2

when you try to use the following function for the first time it will give you correct answer which gives you the LCM of two numbers ( Least common multiple ). for the second call with new parameters the static variable wont be starting at 1 which is going to give me wrong answer. is there anyway to set it up to 1 before doing his recursive loop ?

int lcm(int a, int b)
{ 
    static int common = 1;

    if (common % a == 0 && common % b == 0)
        return common;

     common++;
     lcm(a, b);
     return common;
}
  • 2
    Why do you need it to be static? – drescherjm Dec 24 '17 at 19:12
  • 3
    Make it non-static and pass it to lcm as a parameter. Even better, replace the recursion with a loop. – HolyBlackCat Dec 24 '17 at 19:12
  • i'm working on big project, just put this simple example to deliver what my question is, and unfortunately, can't the static variable @drescherjm – Nizar Al Mshantaf Dec 24 '17 at 19:18
  • If you want to touch it outside of the function, you have to make it global. If you don't want to accidentally change it, put it as private static into a class and friend functions as needed. – HolyBlackCat Dec 24 '17 at 19:24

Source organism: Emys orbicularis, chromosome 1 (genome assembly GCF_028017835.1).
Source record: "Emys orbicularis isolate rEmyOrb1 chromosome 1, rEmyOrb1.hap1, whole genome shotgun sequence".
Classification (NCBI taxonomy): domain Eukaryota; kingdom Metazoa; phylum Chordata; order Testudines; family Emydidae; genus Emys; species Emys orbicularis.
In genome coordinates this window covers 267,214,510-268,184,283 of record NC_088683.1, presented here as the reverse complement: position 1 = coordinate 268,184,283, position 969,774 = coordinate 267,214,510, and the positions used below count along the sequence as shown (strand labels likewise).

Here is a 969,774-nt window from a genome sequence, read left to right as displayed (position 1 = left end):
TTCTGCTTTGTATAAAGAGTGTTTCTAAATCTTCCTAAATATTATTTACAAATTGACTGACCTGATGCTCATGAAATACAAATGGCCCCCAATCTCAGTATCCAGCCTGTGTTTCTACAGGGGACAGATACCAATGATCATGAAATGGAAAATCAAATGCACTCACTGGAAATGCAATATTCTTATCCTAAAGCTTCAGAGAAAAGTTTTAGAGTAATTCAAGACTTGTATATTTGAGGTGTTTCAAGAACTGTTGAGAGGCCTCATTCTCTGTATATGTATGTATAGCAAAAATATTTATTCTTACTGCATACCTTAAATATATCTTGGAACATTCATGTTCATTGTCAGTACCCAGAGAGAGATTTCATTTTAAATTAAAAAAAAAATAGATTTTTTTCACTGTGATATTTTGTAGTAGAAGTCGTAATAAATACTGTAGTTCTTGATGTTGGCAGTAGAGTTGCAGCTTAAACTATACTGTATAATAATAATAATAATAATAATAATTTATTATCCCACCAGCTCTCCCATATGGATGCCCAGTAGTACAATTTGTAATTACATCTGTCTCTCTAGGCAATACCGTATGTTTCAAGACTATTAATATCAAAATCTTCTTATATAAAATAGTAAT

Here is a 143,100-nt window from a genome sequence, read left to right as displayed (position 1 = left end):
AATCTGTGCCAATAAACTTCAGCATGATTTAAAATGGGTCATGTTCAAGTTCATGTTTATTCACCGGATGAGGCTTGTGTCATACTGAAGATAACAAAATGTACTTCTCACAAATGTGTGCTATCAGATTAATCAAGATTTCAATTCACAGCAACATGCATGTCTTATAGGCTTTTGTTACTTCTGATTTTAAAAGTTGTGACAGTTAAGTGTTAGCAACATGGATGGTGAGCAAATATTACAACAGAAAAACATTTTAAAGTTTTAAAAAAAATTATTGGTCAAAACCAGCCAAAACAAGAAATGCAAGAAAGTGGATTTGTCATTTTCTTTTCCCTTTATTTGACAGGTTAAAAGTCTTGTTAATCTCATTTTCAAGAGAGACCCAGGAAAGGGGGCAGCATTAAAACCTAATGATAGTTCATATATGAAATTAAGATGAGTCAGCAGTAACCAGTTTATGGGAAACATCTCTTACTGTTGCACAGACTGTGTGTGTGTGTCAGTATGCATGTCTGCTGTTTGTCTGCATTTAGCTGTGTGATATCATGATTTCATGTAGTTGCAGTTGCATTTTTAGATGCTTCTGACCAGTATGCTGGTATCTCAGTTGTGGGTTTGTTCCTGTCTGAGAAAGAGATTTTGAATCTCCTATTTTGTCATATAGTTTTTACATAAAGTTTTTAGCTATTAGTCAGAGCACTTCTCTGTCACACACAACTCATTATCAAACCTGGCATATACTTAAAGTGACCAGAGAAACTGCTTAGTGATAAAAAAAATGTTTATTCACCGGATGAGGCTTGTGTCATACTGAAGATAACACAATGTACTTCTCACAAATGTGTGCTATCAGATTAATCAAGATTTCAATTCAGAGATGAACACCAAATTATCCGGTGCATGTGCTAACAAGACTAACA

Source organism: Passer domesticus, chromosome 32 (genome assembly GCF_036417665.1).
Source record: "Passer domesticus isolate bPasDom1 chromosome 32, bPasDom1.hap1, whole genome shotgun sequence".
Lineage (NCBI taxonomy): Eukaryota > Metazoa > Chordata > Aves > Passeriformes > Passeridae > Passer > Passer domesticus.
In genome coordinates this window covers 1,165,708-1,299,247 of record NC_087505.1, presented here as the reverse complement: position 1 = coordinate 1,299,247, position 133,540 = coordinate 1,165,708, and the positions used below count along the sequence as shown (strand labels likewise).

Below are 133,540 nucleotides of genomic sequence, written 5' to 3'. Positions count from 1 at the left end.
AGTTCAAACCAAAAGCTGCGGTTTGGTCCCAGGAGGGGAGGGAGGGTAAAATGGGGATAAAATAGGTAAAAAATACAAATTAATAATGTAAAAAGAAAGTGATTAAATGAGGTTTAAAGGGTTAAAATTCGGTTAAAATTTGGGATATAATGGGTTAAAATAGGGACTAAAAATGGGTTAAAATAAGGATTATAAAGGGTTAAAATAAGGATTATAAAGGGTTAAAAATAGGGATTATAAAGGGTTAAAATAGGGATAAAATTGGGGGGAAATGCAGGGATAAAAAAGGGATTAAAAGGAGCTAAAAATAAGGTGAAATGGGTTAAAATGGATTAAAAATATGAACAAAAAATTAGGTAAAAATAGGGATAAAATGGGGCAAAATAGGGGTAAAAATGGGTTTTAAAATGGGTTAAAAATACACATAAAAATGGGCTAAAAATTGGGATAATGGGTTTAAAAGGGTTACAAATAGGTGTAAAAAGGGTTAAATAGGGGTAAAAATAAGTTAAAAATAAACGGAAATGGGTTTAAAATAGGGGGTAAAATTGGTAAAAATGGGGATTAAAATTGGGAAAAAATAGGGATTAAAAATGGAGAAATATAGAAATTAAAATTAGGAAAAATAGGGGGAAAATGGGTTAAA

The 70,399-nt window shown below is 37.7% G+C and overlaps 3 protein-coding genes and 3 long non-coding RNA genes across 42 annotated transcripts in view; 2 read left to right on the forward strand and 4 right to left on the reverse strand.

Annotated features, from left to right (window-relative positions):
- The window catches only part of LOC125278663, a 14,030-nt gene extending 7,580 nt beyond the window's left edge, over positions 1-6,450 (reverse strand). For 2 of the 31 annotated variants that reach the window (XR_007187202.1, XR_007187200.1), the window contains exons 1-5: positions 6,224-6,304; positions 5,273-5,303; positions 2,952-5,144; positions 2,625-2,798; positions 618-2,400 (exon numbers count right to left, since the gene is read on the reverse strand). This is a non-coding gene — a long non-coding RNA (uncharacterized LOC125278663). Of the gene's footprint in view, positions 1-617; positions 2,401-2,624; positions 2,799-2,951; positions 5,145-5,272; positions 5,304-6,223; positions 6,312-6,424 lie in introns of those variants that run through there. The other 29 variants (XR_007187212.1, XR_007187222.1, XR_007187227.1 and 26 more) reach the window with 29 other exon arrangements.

4

There is no built-in language mechanism for resetting function-level static variables. Although you can built your own way of communicating the need to reset the static to its initial value, it would remain a poorly-readable abuse of the language.

In particular, you should never use static variables in recursive functions, because non-reentrant recursive functions are nearly useless. In addition, your recursive implementation is painfully slow, because it tries candidate lcms sequentially one by one. Feeding it two reasonably large prime numbers would result in stack overflow.

Rewrite your recursive lcm in a way that does not use static.

  • that's the answer i wanna hear, and stop flaming me for this example xD just put to deliver what i question is. Thank you so much <3 – Nizar Al Mshantaf Dec 24 '17 at 19:24
  • 1
    @NizarAlMshantaf You are welcome! I think I know where the example comes from. Unfortunately, the example is of very low quality. Here is a much better implementation, which uses recursion to find gcd. – dasblinkenlight Dec 24 '17 at 19:30
2

You should not use static variables for such a case. Use it as a parameter:

int lcm(int a, int b, int &common)
{ 
  if (common % a == 0 && common % b == 0)
    return common;

  common++;
  lcm(a, b, common);
  return common;
}

// now you can also overload it to avoid using argument:
int lcm(int a, int b)
{
    int common = 1;
    return lcm(a, b, common);
}

With static variable, you also break the thread-safety of the function. You would have to make sure only one thread is calling it.

EDIT

If you change the function a little bit:

int lcm(int a, int b, int common = 1)
{ 
   if (common % a == 0 && common % b == 0)
      return common;

   return lcm(a, b, ++common);
}

Now you don't need the common to be a reference and it's much simpler.

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